US 7179867 B2
A thermo-sensitve copolymer of following formula;
is disclosed; wherein R1 is hydrogen, or —C(═O)—R2; R2 is C7-30 alkyl substituted or unsubstituted with functional groups; R3 is hydrogen, or C1-6 alkyl; and x, y or z individually is an integer greater than 0. The thermo-sensitive copolymers disclosed here are easy to be implanted into a human body through injection. The biodegradability is greatly improved and the cytotoxicity of the copolymers is low.
1. A biodegradable block copolymer of the following formula (I):
2. The polymer as claimed in
3. The polymer as claimed in
4. The polymer as claimed in
5. The polymer as claimed in
1. Field of the Invention
The present invention relates to a biodegradable thermo-sensitive polymer for medical use and, more particularly, to a biodegradable thermo-sensitive polymer for a drug delivery system or embolic agents.
2. Description of Related Art
Several biodegradable polymers have been developed in the past decades for acting as drug release systems for treating chronic diseases in humans. In 1988, Churchill et al. suggested a dispersed polymer for improving the aqueous solubility and the stability of the biodegradable polymers for drug delivery purposes (see U.S. Pat. No. 4,745,160). However, owing to the requirement of dispersity, the application of these biodegradable polymers is limited. For improving the processibility and flexibility of biodegradable copolymers, Song et al. disclosed a multi-block biodegradable copolymer in U.S. Pat. No. 5,514,380. However, since organic solvents are used in the complex manufacturing processes, the application of these biodegradable copolymers continue to be investigated. In 1997, thermosensitive biodegradable tri-block copolymers were disclosed by Cha et al. (see U.S. Pat. No. 5,702,717). These tri-block copolymers are suitable for drug delivery purposes because of their improved biodegradability and high thermo-sensitivity. However, since toxic monomers (e.g. diisocyanates) are used for manufacturing these thermo-sensitive biodegradable tri-block copolymers, the application of these tri-block copolymers in a human body is still limited. Moreover, these thermo-sensitive copolymers illustrated above cannot prevent the bursting out of drugs from the polymeric drug delivery system in a short initial period of drug administration time (burst effect). Therefore, these thermo-sensitive polymers for drug delivery purposes still cannot be widely used.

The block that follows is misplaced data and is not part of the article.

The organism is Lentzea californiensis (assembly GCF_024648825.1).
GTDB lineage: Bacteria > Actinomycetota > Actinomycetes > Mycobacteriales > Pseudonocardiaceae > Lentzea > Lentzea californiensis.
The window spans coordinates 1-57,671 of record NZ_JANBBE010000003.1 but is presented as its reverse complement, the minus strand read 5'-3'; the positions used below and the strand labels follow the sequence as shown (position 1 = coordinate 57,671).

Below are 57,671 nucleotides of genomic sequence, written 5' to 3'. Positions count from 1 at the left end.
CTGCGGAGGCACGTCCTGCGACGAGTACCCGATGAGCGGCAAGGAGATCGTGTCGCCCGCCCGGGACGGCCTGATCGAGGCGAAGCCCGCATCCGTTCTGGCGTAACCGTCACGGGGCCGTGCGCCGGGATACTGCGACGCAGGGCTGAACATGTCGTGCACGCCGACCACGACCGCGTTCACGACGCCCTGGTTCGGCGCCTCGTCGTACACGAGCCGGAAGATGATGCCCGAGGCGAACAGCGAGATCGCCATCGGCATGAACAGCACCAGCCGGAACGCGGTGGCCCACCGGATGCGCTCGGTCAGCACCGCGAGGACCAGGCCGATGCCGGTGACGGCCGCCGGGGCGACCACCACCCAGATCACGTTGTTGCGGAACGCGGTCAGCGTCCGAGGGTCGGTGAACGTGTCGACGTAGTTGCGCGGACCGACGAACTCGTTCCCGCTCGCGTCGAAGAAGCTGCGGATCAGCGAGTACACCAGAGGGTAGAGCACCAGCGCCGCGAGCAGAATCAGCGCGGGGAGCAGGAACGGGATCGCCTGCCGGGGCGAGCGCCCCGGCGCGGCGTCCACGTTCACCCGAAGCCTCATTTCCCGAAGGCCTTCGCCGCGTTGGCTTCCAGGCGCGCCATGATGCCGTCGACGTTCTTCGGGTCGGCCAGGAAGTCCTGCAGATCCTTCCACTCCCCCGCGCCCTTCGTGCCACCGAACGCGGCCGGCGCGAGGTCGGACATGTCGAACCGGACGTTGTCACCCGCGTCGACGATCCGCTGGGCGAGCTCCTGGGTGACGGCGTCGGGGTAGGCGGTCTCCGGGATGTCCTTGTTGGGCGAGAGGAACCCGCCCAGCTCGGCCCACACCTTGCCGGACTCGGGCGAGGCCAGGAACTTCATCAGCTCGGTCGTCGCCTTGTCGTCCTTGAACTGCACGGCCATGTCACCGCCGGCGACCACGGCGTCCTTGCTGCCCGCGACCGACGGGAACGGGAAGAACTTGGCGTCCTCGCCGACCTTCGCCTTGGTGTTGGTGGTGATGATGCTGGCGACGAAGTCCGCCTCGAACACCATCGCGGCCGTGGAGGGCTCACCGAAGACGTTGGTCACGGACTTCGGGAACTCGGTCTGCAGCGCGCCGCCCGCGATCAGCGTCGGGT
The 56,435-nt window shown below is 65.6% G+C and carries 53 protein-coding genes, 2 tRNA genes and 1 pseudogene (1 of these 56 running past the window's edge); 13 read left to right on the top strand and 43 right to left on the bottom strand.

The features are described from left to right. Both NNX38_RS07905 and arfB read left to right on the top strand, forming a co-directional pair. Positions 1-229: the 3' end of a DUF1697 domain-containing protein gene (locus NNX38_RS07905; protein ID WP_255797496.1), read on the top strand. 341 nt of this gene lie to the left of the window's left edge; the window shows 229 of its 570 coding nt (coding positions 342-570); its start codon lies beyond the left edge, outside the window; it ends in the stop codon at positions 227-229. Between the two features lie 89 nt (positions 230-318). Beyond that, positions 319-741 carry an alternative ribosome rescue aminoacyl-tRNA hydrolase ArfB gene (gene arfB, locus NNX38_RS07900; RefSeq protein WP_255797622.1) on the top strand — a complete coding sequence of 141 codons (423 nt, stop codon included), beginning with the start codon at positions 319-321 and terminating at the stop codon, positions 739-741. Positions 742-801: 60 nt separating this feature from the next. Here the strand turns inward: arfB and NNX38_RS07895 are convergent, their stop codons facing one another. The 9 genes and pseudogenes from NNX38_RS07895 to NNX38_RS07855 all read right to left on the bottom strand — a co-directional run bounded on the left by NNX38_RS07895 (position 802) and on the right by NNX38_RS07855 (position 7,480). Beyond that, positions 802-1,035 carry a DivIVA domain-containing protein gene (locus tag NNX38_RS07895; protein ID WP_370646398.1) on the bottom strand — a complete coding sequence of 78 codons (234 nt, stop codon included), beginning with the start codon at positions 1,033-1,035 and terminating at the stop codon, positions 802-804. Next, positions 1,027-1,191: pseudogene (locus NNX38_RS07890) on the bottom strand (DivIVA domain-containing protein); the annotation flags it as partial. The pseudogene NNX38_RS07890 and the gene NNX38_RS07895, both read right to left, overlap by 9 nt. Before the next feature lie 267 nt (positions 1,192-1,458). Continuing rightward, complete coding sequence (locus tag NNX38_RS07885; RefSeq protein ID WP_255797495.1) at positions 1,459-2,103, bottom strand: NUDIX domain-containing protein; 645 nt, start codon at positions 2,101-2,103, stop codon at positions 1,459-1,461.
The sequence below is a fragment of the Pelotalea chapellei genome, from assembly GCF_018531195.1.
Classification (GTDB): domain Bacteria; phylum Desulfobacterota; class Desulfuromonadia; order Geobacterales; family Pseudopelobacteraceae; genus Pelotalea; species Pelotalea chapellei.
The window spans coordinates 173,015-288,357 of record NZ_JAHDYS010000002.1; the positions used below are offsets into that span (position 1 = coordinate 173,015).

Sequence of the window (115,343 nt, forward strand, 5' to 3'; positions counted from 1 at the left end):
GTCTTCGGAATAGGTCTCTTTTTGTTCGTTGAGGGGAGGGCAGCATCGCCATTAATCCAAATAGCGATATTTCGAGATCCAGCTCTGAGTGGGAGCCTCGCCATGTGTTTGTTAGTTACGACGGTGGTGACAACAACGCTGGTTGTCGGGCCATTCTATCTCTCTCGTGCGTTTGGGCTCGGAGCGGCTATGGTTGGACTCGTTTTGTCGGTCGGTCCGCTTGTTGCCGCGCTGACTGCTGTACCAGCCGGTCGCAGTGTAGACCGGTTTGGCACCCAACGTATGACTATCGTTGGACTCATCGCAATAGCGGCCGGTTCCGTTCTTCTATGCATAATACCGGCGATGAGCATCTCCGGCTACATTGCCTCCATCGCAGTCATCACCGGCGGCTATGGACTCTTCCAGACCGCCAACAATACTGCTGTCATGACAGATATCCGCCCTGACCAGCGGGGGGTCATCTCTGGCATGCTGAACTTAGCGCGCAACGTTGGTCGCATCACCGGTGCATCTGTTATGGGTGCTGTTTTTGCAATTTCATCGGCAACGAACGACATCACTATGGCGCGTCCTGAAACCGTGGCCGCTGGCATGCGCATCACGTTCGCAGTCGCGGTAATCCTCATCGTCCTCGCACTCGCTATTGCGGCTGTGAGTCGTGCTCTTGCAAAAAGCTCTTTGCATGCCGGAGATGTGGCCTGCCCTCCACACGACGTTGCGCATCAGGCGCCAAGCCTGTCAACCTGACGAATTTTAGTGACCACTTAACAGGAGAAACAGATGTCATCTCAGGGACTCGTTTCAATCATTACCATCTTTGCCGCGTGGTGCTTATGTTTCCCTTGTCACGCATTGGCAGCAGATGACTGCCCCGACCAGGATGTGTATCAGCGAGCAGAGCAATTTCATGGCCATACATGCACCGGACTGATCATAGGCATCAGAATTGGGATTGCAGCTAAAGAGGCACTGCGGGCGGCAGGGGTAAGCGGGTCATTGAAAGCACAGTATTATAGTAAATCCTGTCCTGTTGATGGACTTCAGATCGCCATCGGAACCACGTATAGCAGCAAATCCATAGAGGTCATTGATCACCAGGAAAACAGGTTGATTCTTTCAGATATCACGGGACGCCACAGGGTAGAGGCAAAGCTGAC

On the other hand, in some cases, biodegradable polymers functioning as embolic agents for blocking the supply of nutrients to the disordered tissues or cancer cells through arteries are also in demand. However, suitable biodegradable polymers for functioning as embolic agents without toxicity are rare. In addition, the application of the polymeric embolic agents is also limited by the methods for implanting. So far, thermo-sensitive polymers have been suggested to be suitable candidates for embolic agents because of simple implantation (e.g. injection) methods and easy formation of gels. Nevertheless, the toxicity and the biodegradability have become new issues to be solved for these thermo-sensitive polymers. Moreover, thermo-sensitive polymers have also been proposed to be a carrier for biological molecules. For example, copolymers of N-isopropylacrylamide and acrylic monomers were suggested to be used as implantable biohybrid pancreas in which pancreatic islets were encapsulated (see U.S. Pat. No. 5,262,055). However, since poly(NIPAAm) is not a biodegradable polymer, its application in a human body is seriously limited.
In order to achieve the application of thermo-sensitive polymers for functioning as drug delivery systems and embolic agents, it is desirable to provide an improved method to mitigate the aforementioned problems.
The object of the present invention is to provide a thermo-sensitive polymer having biodegradability and adequate LCST (lower critical solution temperature) to reduce harm to tissues, to simplify the implantation procedures or the manufacturing process, and to reduce the burst effect for drug release.
To achieve the object, the biodegradable block copolymer of the present invention is of the following formula (I):
Preferably, R1 of the polymer of the present invention is hydrogen, or is selected from the group consisting of cholic acid, fatty acid, folic acid, cholesterol, and vitamin E. More preferably, R1 of the polymer of the present invention is hydrogen or cholic acid (i.e. R2 is of following formula (II):
As R1 is hydrogen, the copolymer of the present invention is a di-block copolymer. The di-block copolymer is suitable for being applied for drug release system or embolic agents. R3 of the copolymer of the present invention can be hydrogen, or C1-6 alkyl. Preferably, R3 is methyl. The molecular weight of the present invention is not limited. Basically, the molecular weight of the present invention is the total sum of the hydrophobic block, the hydrophilic block and the acid part. Preferably, the molecular weight of the hydrophobic block: